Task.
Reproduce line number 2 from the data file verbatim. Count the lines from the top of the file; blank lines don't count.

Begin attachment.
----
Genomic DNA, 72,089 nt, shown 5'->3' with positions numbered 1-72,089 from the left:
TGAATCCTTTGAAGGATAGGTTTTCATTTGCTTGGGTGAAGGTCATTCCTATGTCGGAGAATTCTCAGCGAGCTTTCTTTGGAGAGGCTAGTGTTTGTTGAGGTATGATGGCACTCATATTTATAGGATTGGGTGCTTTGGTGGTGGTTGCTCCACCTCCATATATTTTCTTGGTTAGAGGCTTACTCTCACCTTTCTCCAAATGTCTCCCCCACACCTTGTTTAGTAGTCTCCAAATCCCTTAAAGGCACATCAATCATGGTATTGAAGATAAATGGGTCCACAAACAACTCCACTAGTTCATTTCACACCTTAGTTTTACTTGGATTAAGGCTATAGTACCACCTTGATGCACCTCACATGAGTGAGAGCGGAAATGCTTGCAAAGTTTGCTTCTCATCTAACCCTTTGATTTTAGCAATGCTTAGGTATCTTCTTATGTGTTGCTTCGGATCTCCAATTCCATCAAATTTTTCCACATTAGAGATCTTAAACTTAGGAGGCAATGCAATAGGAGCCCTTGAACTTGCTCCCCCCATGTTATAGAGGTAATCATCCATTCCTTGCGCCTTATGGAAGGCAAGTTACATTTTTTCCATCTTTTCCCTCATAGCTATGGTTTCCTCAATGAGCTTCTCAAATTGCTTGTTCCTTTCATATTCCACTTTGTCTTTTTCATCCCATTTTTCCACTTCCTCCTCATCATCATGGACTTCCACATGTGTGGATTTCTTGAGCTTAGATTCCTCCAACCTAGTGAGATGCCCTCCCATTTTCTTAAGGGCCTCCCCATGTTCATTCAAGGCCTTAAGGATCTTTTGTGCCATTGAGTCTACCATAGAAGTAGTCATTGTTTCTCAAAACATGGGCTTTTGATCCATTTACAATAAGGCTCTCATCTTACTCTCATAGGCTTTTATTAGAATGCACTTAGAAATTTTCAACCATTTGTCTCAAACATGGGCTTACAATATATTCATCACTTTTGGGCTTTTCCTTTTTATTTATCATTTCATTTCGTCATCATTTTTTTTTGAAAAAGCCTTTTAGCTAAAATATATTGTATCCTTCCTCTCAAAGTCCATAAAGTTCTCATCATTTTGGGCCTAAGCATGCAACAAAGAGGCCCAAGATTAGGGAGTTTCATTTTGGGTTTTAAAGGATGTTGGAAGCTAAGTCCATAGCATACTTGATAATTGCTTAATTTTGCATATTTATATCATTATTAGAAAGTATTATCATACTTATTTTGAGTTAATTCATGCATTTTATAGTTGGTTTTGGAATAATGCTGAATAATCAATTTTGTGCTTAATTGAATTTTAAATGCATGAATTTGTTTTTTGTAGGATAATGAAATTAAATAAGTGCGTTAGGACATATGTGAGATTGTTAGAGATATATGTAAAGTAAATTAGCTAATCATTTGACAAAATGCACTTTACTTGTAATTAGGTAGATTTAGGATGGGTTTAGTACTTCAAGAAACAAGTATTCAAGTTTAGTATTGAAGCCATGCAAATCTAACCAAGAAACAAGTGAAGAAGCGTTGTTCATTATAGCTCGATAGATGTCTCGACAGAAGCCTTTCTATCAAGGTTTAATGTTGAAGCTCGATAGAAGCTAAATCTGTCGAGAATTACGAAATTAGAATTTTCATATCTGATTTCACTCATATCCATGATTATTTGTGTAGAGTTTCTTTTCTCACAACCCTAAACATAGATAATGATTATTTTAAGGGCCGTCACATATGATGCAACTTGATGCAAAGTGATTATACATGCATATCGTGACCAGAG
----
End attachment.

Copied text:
TGAATCCTTTGAAGGATAGGTTTTCATTTGCTTGGGTGAAGGTCATTCCTATGTCGGAGAATTCTCAGCGAGCTTTCTTTGGAGAGGCTAGTGTTTGTTGAGGTATGATGGCACTCATATTTATAGGATTGGGTGCTTTGGTGGTGGTTGCTCCACCTCCATATATTTTCTTGGTTAGAGGCTTACTCTCACCTTTCTCCAAATGTCTCCCCCACACCTTGTTTAGTAGTCTCCAAATCCCTTAAAGGCACATCAATCATGGTATTGAAGATAAATGGGTCCACAAACAACTCCACTAGTTCATTTCACACCTTAGTTTTACTTGGATTAAGGCTATAGTACCACCTTGATGCACCTCACATGAGTGAGAGCGGAAATGCTTGCAAAGTTTGCTTCTCATCTAACCCTTTGATTTTAGCAATGCTTAGGTATCTTCTTATGTGTTGCTTCGGATCTCCAATTCCATCAAATTTTTCCACATTAGAGATCTTAAACTTAGGAGGCAATGCAATAGGAGCCCTTGAACTTGCTCCCCCCATGTTATAGAGGTAATCATCCATTCCTTGCGCCTTATGGAAGGCAAGTTACATTTTTTCCATCTTTTCCCTCATAGCTATGGTTTCCTCAATGAGCTTCTCAAATTGCTTGTTCCTTTCATATTCCACTTTGTCTTTTTCATCCCATTTTTCCACTTCCTCCTCATCATCATGGACTTCCACATGTGTGGATTTCTTGAGCTTAGATTCCTCCAACCTAGTGAGATGCCCTCCCATTTTCTTAAGGGCCTCCCCATGTTCATTCAAGGCCTTAAGGATCTTTTGTGCCATTGAGTCTACCATAGAAGTAGTCATTGTTTCTCAAAACATGGGCTTTTGATCCATTTACAATAAGGCTCTCATCTTACTCTCATAGGCTTTTATTAGAATGCACTTAGAAATTTTCAACCATTTGTCTCAAACATGGGCTTACAATATATTCATCACTTTTGGGCTTTTCCTTTTTATTTATCATTTCATTTCGTCATCATTTTTTTTTGAAAAAGCCTTTTAGCTAAAATATATTGTATCCTTCCTCTCAAAGTCCATAAAGTTCTCATCATTTTGGGCCTAAGCATGCAACAAAGAGGCCCAAGATTAGGGAGTTTCATTTTGGGTTTTAAAGGATGTTGGAAGCTAAGTCCATAGCATACTTGATAATTGCTTAATTTTGCATATTTATATCATTATTAGAAAGTATTATCATACTTATTTTGAGTTAATTCATGCATTTTATAGTTGGTTTTGGAATAATGCTGAATAATCAATTTTGTGCTTAATTGAATTTTAAATGCATGAATTTGTTTTTTGTAGGATAATGAAATTAAATAAGTGCGTTAGGACATATGTGAGATTGTTAGAGATATATGTAAAGTAAATTAGCTAATCATTTGACAAAATGCACTTTACTTGTAATTAGGTAGATTTAGGATGGGTTTAGTACTTCAAGAAACAAGTATTCAAGTTTAGTATTGAAGCCATGCAAATCTAACCAAGAAACAAGTGAAGAAGCGTTGTTCATTATAGCTCGATAGATGTCTCGACAGAAGCCTTTCTATCAAGGTTTAATGTTGAAGCTCGATAGAAGCTAAATCTGTCGAGAATTACGAAATTAGAATTTTCATATCTGATTTCACTCATATCCATGATTATTTGTGTAGAGTTTCTTTTCTCACAACCCTAAACATAGATAATGATTATTTTAAGGGCCGTCACATATGATGCAACTTGATGCAAAGTGATTATACATGCATATCGTGACCAGAG